Covid may be a crisis unique to our age, but its effects and outcomes do have the slight advantage of bringing about some lasting good for the hospitality industry, says Peter Hancock.
I make no claim to be The Caterer's oldest reader, heaven forbid, although I have been a subscriber to the magazine since 1977. And so, with my retirement from Pride of Britain Hotels now looming, I feel compelled to try to offer a crumb of comfort, with the benefit of hindsight, to those grappling with what may look like a uniquely demanding set of circumstances that currently bedevil our industry.
The problems include, but are by no means restricted to: a critical shortage of job applicants, uncertainty surrounding any future restrictions or lockdowns, staff being obliged to self-isolate, debt accrued since March 2020 and the lack of inbound tourists from abroad. All of these are serious challenges, and, as reported in these pages, many businesses have sadly closed for good because of them.
Operators with long memories will know that different problems wrought just as much havoc in their time. My employers in the late 1970s were faced with an interest rate of 15%, so that a relatively modest bank loan of £1m was costing the business £12,500 a month in interest alone – at a time when the price of an average house in Britain was about £10,000.
Wages were seldom discussed, and it was only by chance that I discovered that my salary as head waiter was less than half of what the chef received (a problem happily solved in my case by promotion), but there was certainly more status attached to being a terrible accountant than a brilliant barman. Low pay was the norm. Working unsociable hours was unavoidable.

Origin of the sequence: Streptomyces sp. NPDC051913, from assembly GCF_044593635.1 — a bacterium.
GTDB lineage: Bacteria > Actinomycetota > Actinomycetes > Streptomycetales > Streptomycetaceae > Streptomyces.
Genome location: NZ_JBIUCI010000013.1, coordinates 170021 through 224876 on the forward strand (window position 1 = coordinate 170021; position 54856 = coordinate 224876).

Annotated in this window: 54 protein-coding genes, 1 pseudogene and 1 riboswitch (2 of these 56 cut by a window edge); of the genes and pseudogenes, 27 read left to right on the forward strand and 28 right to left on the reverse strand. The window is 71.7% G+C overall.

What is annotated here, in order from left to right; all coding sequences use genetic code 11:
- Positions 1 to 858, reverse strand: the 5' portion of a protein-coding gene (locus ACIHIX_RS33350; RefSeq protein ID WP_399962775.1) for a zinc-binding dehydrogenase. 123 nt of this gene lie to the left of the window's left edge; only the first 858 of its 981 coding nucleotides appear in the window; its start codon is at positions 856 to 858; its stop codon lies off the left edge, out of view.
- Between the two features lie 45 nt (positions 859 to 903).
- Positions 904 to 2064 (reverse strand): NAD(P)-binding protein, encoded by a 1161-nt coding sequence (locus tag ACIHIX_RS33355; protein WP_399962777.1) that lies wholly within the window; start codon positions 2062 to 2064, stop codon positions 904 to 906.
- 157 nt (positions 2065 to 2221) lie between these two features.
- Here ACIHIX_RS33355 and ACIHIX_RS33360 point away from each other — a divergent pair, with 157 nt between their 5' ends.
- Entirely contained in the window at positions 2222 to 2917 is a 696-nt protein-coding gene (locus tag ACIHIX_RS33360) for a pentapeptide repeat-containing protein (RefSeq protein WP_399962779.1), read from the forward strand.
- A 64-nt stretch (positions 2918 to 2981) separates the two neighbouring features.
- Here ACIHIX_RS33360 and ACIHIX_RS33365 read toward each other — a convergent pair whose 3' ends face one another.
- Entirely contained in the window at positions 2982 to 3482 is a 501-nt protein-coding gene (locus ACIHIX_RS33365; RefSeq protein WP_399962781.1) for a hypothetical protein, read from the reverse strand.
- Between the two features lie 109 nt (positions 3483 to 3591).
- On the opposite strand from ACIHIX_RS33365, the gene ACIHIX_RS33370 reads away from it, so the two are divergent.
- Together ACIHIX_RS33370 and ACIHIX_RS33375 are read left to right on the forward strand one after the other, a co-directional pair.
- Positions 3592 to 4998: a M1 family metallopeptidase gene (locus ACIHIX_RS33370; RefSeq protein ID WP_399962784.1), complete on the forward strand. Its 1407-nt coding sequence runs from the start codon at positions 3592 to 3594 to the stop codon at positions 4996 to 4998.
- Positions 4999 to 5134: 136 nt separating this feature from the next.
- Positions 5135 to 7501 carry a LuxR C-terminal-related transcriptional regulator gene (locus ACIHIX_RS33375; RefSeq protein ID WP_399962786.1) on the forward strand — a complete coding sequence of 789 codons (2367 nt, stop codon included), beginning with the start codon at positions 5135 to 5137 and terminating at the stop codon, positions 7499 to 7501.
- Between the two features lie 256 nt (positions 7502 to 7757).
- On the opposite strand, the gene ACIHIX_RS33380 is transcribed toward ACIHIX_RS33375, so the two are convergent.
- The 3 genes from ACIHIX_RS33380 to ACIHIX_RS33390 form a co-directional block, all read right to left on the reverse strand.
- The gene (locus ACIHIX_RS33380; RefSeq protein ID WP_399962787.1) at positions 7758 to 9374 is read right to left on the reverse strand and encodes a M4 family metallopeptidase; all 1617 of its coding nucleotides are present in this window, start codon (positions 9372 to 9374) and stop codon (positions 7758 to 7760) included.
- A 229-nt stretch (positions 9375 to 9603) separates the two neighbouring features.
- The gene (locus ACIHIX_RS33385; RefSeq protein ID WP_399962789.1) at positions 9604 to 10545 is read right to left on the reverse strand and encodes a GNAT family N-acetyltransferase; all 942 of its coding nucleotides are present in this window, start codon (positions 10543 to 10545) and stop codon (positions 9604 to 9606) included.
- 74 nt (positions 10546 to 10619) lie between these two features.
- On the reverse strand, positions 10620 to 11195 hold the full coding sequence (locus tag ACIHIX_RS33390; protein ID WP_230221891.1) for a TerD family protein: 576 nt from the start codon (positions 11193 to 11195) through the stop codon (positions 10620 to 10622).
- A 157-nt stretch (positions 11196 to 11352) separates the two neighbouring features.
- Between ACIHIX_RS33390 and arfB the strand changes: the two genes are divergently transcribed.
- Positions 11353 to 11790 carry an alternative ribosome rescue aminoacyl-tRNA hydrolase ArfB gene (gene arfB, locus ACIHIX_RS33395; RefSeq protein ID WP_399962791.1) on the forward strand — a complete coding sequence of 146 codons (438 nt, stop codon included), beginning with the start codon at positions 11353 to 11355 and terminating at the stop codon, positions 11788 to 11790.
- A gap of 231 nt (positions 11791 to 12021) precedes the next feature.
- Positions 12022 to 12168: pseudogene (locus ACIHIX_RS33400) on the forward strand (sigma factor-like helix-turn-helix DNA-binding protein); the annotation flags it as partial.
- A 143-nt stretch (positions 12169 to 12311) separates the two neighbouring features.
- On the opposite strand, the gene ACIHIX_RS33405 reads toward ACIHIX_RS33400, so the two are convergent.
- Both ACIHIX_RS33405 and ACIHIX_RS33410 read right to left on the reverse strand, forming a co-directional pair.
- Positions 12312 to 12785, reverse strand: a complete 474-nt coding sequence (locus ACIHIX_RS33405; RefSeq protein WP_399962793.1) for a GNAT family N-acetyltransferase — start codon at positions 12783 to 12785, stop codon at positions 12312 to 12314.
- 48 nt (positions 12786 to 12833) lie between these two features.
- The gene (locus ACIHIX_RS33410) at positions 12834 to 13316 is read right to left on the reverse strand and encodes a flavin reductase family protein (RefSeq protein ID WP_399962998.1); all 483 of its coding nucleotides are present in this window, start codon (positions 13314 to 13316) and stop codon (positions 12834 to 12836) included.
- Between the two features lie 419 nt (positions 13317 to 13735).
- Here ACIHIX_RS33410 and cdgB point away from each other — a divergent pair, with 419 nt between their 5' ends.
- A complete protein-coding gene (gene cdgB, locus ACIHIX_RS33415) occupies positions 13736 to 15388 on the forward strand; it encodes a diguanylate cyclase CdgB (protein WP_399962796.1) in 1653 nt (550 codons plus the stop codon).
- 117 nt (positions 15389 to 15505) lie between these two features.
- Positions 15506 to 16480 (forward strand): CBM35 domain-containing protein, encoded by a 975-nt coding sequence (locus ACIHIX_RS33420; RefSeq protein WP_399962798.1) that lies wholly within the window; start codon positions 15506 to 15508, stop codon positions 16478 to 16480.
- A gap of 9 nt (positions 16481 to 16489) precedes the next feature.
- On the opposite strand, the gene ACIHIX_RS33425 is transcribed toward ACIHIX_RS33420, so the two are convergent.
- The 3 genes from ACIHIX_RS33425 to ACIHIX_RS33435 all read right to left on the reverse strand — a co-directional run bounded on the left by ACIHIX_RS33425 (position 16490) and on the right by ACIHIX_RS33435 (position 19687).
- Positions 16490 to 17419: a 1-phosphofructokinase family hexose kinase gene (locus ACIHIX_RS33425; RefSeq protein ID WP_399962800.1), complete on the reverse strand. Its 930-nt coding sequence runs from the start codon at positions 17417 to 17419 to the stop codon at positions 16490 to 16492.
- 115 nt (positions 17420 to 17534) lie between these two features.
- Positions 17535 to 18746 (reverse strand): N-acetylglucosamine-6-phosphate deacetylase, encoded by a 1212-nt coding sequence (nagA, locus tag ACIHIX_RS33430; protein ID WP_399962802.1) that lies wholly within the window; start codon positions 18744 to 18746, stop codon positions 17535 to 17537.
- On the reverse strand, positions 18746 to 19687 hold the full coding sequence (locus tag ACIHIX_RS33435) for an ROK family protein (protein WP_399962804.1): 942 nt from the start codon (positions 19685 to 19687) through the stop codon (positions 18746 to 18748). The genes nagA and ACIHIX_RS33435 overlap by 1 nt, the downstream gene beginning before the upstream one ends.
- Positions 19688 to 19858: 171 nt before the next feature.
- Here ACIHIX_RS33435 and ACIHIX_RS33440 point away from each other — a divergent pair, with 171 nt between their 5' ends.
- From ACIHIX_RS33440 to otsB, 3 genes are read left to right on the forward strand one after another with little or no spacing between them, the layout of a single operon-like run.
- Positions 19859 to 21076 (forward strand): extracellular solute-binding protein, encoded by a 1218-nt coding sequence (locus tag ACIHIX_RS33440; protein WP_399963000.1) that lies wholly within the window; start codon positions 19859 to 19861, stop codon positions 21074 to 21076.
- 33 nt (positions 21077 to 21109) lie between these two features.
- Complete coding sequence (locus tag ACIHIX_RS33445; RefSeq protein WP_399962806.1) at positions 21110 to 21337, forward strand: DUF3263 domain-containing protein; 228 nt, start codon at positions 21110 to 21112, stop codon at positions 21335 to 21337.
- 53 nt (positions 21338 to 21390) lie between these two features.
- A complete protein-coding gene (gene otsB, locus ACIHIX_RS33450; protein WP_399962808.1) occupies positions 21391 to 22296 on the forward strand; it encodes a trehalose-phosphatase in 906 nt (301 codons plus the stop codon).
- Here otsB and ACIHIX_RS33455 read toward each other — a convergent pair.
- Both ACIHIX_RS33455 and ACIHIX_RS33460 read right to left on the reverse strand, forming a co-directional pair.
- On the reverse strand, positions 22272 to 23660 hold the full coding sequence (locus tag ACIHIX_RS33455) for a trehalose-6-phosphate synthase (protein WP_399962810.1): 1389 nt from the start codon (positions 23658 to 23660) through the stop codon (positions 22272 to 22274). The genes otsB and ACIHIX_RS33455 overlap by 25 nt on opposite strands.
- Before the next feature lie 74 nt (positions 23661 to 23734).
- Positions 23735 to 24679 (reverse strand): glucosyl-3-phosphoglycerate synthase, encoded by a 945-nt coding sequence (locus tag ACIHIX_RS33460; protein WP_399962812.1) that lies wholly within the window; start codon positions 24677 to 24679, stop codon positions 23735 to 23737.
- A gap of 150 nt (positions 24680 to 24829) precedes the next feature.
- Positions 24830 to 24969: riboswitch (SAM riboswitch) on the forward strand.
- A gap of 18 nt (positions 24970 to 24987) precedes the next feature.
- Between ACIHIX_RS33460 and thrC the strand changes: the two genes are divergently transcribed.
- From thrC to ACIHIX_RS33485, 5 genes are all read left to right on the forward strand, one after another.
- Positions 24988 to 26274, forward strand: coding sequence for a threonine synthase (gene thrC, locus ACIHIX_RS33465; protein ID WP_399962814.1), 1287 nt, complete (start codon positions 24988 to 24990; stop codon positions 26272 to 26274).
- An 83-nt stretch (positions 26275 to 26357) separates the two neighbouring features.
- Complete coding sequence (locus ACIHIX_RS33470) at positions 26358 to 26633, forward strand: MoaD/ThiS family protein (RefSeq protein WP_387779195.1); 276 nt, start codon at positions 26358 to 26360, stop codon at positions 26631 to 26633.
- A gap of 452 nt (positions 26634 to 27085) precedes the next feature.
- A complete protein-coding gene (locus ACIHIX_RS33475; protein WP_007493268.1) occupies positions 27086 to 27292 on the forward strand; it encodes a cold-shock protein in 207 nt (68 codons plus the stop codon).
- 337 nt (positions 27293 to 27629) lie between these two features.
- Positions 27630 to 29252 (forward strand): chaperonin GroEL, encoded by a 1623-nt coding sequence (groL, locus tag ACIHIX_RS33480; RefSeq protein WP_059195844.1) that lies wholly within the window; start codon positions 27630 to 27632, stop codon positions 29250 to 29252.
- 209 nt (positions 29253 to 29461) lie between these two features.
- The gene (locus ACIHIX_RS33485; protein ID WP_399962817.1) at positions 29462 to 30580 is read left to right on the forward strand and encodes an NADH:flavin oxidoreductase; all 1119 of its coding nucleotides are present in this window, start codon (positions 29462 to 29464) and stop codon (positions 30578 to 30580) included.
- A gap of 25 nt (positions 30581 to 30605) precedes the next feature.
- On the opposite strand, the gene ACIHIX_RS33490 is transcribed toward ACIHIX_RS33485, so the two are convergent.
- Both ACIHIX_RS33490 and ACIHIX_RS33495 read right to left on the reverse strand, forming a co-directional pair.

More challenges followed: inflation, recession, foot and mouth disease, the breathalyser, the smoking ban, strikes, another recession, the Gulf Wars, skill shortages, terrorism, another recession, mad cow disease, etc.
The difference this time is that our gruelling pandemic experience has actually brought about some positive changes. First, our politicians at last recognise hospitality as an important industry. Much of the credit for this goes to UKHospitality and the other organisations lobbying government throughout the pandemic. I believe this greater recognition of the sector will last.
Second, entirely as a result of the forces of supply and demand, wages are shooting up. Employment expert Reed published a report this summer that revealed salaries for hospitality and catering workers were already up 18% year on year.
While this is obviously painful for employers in the short term, it could finally propel catering and hospitality careers to the top of the list of options, where they belong, instead of the bottom. No matter what we say about opportunities and being a valued team member, nothing quite says ‘you matter' more than a decent salary.
Nothing quite says ‘you matter' more than a decent salary
How can this be sustained after the current emergency is over? I believe it is very simple. Prices for good hotels and restaurants must remain high. With all businesses affected in the same way, competitiveness is preserved. Hey presto, our decades-old difficulty in attracting bright employees is gone.
It is only at the budget end of the market that higher pay can't so easily be passed on to customers. Here, as we are already seeing, the trick is to operate with fewer people, introducing more self-service.
Of the next crisis I can only say this with any certainty: it will take us completely by surprise, just like all the others.
Peter Hancock is chief executive of Pride of Britain
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